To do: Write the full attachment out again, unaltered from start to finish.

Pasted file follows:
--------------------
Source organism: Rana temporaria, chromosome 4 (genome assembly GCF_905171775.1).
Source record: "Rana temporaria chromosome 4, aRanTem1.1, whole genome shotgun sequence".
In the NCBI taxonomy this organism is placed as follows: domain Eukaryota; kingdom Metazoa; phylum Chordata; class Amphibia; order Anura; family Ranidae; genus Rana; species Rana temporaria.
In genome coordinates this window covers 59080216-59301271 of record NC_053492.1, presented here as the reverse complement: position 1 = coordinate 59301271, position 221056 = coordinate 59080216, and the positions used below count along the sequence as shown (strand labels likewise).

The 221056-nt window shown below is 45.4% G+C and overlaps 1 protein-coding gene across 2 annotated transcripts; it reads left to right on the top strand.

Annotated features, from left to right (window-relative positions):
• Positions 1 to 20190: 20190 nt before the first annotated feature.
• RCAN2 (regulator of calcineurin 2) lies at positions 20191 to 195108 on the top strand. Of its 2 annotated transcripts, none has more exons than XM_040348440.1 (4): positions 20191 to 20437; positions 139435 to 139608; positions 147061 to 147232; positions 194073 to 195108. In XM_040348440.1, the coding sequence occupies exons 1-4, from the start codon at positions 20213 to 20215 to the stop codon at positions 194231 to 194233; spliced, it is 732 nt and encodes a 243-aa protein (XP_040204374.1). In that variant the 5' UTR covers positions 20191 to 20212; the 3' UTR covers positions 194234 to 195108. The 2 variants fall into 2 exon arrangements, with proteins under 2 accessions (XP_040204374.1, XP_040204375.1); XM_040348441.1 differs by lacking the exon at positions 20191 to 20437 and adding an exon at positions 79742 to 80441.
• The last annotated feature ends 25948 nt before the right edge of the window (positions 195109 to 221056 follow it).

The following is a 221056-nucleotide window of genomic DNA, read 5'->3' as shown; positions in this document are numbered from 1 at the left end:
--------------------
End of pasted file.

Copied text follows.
Source organism: Rana temporaria, chromosome 4 (genome assembly GCF_905171775.1).
Source record: "Rana temporaria chromosome 4, aRanTem1.1, whole genome shotgun sequence".
In the NCBI taxonomy this organism is placed as follows: domain Eukaryota; kingdom Metazoa; phylum Chordata; class Amphibia; order Anura; family Ranidae; genus Rana; species Rana temporaria.
In genome coordinates this window covers 59080216-59301271 of record NC_053492.1, presented here as the reverse complement: position 1 = coordinate 59301271, position 221056 = coordinate 59080216, and the positions used below count along the sequence as shown (strand labels likewise).

The 221056-nt window shown below is 45.4% G+C and overlaps 1 protein-coding gene across 2 annotated transcripts; it reads left to right on the top strand.

Annotated features, from left to right (window-relative positions):
• Positions 1 to 20190: 20190 nt before the first annotated feature.
• RCAN2 (regulator of calcineurin 2) lies at positions 20191 to 195108 on the top strand. Of its 2 annotated transcripts, none has more exons than XM_040348440.1 (4): positions 20191 to 20437; positions 139435 to 139608; positions 147061 to 147232; positions 194073 to 195108. In XM_040348440.1, the coding sequence occupies exons 1-4, from the start codon at positions 20213 to 20215 to the stop codon at positions 194231 to 194233; spliced, it is 732 nt and encodes a 243-aa protein (XP_040204374.1). In that variant the 5' UTR covers positions 20191 to 20212; the 3' UTR covers positions 194234 to 195108. The 2 variants fall into 2 exon arrangements, with proteins under 2 accessions (XP_040204374.1, XP_040204375.1); XM_040348441.1 differs by lacking the exon at positions 20191 to 20437 and adding an exon at positions 79742 to 80441.
• The last annotated feature ends 25948 nt before the right edge of the window (positions 195109 to 221056 follow it).

The following is a 221056-nucleotide window of genomic DNA, read 5'->3' as shown; positions in this document are numbered from 1 at the left end: